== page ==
What: In the early morning of March 1, 1947, fire raged through a building at the corner of 8th Street and Hennepin Avenue S. The fire was first reported at 1:17 a.m. Less than an hour and a half later, it had claimed the life of Capt. William McLaughlin, 54, head of Ladder Company No. 3. It had been a bad year for the department: Four firemen had died fighting a fire in Uptown two months earlier.
The aftermath: Damage to the building — the headquarters of Snyders Drug Stores — was severe. If the building had been torn down, there wouldn’t have been much of an outcry. It was an ordinary three-story structure whose only distinguishing characteristic was its angled corner.
The building, however, was not only saved, but improved. In 1948, Snyders opened a new store, which boasted “electric humidified washed air” to cool shoppers, a fountain grill with “an automatic conveyor for the removal and sterilization of soiled glasses,” and a specially designed ceiling that muffled “unwanted noise.” In short, it was the most modern store in town.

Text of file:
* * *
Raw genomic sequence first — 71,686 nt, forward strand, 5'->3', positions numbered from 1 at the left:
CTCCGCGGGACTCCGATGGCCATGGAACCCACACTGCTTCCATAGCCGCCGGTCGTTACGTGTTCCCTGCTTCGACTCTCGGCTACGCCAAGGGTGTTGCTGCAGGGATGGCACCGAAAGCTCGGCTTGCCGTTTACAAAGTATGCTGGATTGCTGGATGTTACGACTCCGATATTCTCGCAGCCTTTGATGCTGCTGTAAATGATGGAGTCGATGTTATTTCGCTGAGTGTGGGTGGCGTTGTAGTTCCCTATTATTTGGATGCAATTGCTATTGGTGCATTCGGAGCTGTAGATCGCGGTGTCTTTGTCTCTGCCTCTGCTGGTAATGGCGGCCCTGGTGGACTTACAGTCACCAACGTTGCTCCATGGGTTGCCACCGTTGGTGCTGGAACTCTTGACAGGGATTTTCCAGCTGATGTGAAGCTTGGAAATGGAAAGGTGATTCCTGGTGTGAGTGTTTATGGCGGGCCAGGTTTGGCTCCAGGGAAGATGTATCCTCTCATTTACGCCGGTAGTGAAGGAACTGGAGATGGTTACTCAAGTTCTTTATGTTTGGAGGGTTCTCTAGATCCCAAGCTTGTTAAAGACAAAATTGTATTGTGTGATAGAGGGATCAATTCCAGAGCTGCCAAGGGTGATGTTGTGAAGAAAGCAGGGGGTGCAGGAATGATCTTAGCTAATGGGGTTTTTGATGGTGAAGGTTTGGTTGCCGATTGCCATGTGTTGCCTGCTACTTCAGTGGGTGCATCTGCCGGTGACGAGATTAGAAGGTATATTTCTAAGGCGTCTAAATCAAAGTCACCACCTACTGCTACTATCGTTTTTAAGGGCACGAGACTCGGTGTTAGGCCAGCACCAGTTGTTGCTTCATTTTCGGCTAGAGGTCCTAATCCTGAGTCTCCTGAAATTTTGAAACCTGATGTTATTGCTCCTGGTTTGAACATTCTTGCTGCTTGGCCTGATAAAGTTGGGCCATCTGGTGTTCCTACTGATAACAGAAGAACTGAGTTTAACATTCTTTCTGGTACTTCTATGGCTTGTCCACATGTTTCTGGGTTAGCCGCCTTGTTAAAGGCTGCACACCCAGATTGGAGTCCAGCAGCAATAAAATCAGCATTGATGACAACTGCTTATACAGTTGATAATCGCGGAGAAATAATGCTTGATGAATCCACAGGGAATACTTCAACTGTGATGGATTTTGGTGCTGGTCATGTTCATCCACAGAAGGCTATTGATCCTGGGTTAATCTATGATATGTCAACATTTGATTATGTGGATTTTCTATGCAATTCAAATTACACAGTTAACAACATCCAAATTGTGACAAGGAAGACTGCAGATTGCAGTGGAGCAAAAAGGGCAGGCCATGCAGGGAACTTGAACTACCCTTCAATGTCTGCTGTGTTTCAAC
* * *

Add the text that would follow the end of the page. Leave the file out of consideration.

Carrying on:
Synders, which had 60 corporate-owned stores in the Twin Cities area and 22 elsewhere at its height in 1993, fell to competition and consolidation. The company went out of business in 2010. The flagship downtown store had closed well before that, in 1975. It was a gritty Burger King for years, then the last outpost of Shinder’s, after the destruction of Block E forced the magazine store to move.
Going upscale: The building is still there, with the same facade it had in 1948. You can see the SNYDERS logo embedded in the pavement in a doorway on 8th Street. But it now houses Union, and revelers can enjoy a drink on the heated, glass-enclosed rooftop. It’s the rooftop now. It didn’t used to be. The building was once three stories tall. It lost a floor to the fire.
The next time you head to Union for a chicken waffle slider and a Grain Belt Premium, raise a glass to Capt. McLaughlin. The third floor was lost, but thanks to him and his men, the building survived.